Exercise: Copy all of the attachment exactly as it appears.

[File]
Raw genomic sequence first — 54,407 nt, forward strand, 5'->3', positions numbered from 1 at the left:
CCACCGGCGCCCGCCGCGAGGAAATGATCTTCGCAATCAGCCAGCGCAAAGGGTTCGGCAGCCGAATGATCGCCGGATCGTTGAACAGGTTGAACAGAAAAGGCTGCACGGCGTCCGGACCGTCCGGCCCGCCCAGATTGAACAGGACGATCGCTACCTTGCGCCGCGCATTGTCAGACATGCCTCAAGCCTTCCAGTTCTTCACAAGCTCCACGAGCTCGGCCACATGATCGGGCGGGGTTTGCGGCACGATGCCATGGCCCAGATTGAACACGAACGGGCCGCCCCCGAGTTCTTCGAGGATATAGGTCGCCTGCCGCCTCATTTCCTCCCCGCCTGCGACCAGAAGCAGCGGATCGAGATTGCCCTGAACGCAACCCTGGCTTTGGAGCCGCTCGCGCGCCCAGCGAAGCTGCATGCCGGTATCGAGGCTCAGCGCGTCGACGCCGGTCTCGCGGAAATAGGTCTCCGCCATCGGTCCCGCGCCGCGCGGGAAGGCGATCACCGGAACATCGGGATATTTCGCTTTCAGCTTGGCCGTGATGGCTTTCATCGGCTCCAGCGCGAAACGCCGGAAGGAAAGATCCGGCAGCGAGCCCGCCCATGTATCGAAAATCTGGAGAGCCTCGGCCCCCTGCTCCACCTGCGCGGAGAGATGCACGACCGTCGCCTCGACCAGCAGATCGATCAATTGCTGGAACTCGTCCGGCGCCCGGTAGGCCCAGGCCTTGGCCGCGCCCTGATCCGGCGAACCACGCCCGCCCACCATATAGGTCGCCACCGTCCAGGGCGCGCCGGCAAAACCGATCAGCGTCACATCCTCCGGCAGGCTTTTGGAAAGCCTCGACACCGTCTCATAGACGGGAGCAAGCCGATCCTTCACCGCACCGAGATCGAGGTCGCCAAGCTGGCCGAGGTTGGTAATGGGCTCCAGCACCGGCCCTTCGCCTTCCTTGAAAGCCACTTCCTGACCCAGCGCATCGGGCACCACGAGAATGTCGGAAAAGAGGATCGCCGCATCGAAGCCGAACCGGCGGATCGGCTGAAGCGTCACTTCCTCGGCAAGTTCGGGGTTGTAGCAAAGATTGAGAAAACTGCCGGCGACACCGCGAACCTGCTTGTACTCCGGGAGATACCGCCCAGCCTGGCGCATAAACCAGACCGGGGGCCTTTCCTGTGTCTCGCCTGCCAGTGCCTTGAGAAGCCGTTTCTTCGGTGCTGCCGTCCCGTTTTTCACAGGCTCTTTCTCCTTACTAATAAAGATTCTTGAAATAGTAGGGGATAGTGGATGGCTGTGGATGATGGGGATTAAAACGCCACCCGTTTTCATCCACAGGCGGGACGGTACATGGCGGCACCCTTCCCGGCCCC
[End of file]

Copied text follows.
Raw genomic sequence first — 54,407 nt, forward strand, 5'->3', positions numbered from 1 at the left:
CCACCGGCGCCCGCCGCGAGGAAATGATCTTCGCAATCAGCCAGCGCAAAGGGTTCGGCAGCCGAATGATCGCCGGATCGTTGAACAGGTTGAACAGAAAAGGCTGCACGGCGTCCGGACCGTCCGGCCCGCCCAGATTGAACAGGACGATCGCTACCTTGCGCCGCGCATTGTCAGACATGCCTCAAGCCTTCCAGTTCTTCACAAGCTCCACGAGCTCGGCCACATGATCGGGCGGGGTTTGCGGCACGATGCCATGGCCCAGATTGAACACGAACGGGCCGCCCCCGAGTTCTTCGAGGATATAGGTCGCCTGCCGCCTCATTTCCTCCCCGCCTGCGACCAGAAGCAGCGGATCGAGATTGCCCTGAACGCAACCCTGGCTTTGGAGCCGCTCGCGCGCCCAGCGAAGCTGCATGCCGGTATCGAGGCTCAGCGCGTCGACGCCGGTCTCGCGGAAATAGGTCTCCGCCATCGGTCCCGCGCCGCGCGGGAAGGCGATCACCGGAACATCGGGATATTTCGCTTTCAGCTTGGCCGTGATGGCTTTCATCGGCTCCAGCGCGAAACGCCGGAAGGAAAGATCCGGCAGCGAGCCCGCCCATGTATCGAAAATCTGGAGAGCCTCGGCCCCCTGCTCCACCTGCGCGGAGAGATGCACGACCGTCGCCTCGACCAGCAGATCGATCAATTGCTGGAACTCGTCCGGCGCCCGGTAGGCCCAGGCCTTGGCCGCGCCCTGATCCGGCGAACCACGCCCGCCCACCATATAGGTCGCCACCGTCCAGGGCGCGCCGGCAAAACCGATCAGCGTCACATCCTCCGGCAGGCTTTTGGAAAGCCTCGACACCGTCTCATAGACGGGAGCAAGCCGATCCTTCACCGCACCGAGATCGAGGTCGCCAAGCTGGCCGAGGTTGGTAATGGGCTCCAGCACCGGCCCTTCGCCTTCCTTGAAAGCCACTTCCTGACCCAGCGCATCGGGCACCACGAGAATGTCGGAAAAGAGGATCGCCGCATCGAAGCCGAACCGGCGGATCGGCTGAAGCGTCACTTCCTCGGCAAGTTCGGGGTTGTAGCAAAGATTGAGAAAACTGCCGGCGACACCGCGAACCTGCTTGTACTCCGGGAGATACCGCCCAGCCTGGCGCATAAACCAGACCGGGGGCCTTTCCTGTGTCTCGCCTGCCAGTGCCTTGAGAAGCCGTTTCTTCGGTGCTGCCGTCCCGTTTTTCACAGGCTCTTTCTCCTTACTAATAAAGATTCTTGAAATAGTAGGGGATAGTGGATGGCTGTGGATGATGGGGATTAAAACGCCACCCGTTTTCATCCACAGGCGGGACGGTACATGGCGGCACCCTTCCCGGCCCC